Kazakhstan is just behind the United States in terms of share of the global bitcoin mining market, with 18.1% of all crypto mining, according to the Cambridge Center for Alternative Finance.
But the government hasn’t really been excited about its booming crypto mining industry.
For months, Kazakh lawmakers laid out new rules to discourage mining, including a law that will introduce additional taxes for crypto miners from 2022. Experts expect this decision to change significantly incentives for people seeking to deploy capital in Kazakhstan.
“The internet blackout follows efforts to impose a de facto ban on new mining operations in the country, so miners will have been well aware of the political risk there,” said Nic Carter, co-founder of Castle Island Ventures.
“These bans only underscore why minors are increasingly moving to politically stable jurisdictions,” Carter continued.
Several mining experts also told CNBC they believe Kazakhstan was still intended to be a temporary stopover on a longer migration west.
Alex Brammer of Luxor Mining, a cryptocurrency pool designed for advanced miners, said large miners are heading to Kazakhstan at short notice with older equipment.
“But as older generation machines reach the end of their useful life, these companies will likely deploy new machines in more stable, energy efficient and renewable jurisdictions,” said Brammer.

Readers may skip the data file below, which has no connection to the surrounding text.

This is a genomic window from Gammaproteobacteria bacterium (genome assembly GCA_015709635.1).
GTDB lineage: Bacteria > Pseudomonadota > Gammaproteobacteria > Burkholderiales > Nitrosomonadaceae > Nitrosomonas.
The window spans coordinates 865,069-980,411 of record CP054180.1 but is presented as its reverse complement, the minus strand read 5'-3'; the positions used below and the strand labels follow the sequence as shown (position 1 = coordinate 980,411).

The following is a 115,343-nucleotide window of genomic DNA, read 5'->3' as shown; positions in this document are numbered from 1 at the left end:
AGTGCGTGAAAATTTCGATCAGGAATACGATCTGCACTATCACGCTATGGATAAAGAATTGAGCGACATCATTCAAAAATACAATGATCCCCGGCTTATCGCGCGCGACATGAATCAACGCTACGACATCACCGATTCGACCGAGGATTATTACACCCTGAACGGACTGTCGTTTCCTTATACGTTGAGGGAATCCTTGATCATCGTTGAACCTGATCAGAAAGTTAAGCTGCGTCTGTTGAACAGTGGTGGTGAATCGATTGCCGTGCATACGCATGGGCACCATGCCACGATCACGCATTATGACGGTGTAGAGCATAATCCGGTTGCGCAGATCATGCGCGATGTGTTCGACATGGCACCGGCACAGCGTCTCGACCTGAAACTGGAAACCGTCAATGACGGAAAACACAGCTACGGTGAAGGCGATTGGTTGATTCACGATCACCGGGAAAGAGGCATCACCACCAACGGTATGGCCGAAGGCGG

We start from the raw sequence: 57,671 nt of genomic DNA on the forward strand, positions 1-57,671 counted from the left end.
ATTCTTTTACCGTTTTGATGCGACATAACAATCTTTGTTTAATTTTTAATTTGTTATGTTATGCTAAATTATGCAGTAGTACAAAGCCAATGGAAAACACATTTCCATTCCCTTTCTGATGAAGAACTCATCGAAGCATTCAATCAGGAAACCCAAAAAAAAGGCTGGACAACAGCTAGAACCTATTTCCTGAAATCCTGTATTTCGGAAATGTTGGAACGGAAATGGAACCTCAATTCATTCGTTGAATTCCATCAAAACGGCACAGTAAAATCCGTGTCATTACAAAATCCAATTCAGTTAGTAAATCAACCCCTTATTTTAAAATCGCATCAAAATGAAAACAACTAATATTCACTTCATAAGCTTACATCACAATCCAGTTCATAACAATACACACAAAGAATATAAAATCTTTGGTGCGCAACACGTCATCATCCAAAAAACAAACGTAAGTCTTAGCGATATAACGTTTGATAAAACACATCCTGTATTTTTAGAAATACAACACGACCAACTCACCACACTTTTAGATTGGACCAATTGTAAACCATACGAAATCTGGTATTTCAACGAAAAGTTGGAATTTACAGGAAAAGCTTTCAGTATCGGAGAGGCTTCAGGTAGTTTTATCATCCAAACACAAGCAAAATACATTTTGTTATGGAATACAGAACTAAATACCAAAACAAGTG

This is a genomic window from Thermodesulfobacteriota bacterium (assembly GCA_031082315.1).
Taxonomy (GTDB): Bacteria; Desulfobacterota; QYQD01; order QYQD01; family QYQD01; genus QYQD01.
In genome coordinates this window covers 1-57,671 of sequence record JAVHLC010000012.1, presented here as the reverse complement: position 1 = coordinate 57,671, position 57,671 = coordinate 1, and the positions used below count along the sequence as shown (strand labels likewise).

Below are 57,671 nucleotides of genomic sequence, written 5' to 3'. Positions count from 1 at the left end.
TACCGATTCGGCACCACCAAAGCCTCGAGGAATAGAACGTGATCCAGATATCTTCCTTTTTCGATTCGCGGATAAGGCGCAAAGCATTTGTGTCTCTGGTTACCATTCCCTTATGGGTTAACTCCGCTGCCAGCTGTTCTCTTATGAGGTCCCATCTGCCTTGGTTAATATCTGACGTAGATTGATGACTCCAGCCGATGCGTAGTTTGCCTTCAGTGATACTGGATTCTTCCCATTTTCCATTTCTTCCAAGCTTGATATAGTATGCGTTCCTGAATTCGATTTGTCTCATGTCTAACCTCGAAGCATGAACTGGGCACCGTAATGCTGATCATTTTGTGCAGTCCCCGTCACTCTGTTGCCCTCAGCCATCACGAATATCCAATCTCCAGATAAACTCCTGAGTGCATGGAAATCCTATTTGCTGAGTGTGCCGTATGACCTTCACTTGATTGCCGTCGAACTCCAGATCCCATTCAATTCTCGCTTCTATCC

The United States has quickly become a mecca for crypto mining, in part because it is home to some of the cheapest energy sources on the planet, many of which tend to be renewable.
If miners head west, that could bode well for the larger debate over bitcoin’s carbon footprint.
Carter points out that Kazakh energy is carbon intensive, so much like the Chinese ban, a prolonged blackout in the Central Asian country would likely have the net effect of further decarbonizing bitcoin mining.
But not all are convinced of an impending crypto-mining exodus from Kazakhstan.
Alan Dorjiyev is president of the National Association of Blockchain and Data Center Industry in Kazakhstan, whose members are mainly mining companies. Dorjiyev told CNBC that after speaking with owners of mining farms across the country, he understands that most data centers are secure because they are located in areas where there are no protests.
Bekbau also remains optimistic, tweeting that he hopes by next week, “It’ll be OK.”
Whether the miners leave Central Asia or not, industry experts tell CNBC that the biggest takeaway from this whole ordeal is the fact that bitcoin mining has, once again, survived another. stress test with little drama.
“As we have seen with China, when a country shows that it is unstable for mining bitcoin, the miners in that country will go elsewhere, ”said bitcoin mining engineer Brandon Arvanaghi, who now heads Meow, a company that enables corporate treasury participation in crypto markets.
“This is how the bitcoin network becomes more resilient over time. Miners migrate to the more favorable jurisdictions, making disruptions less and less frequent.”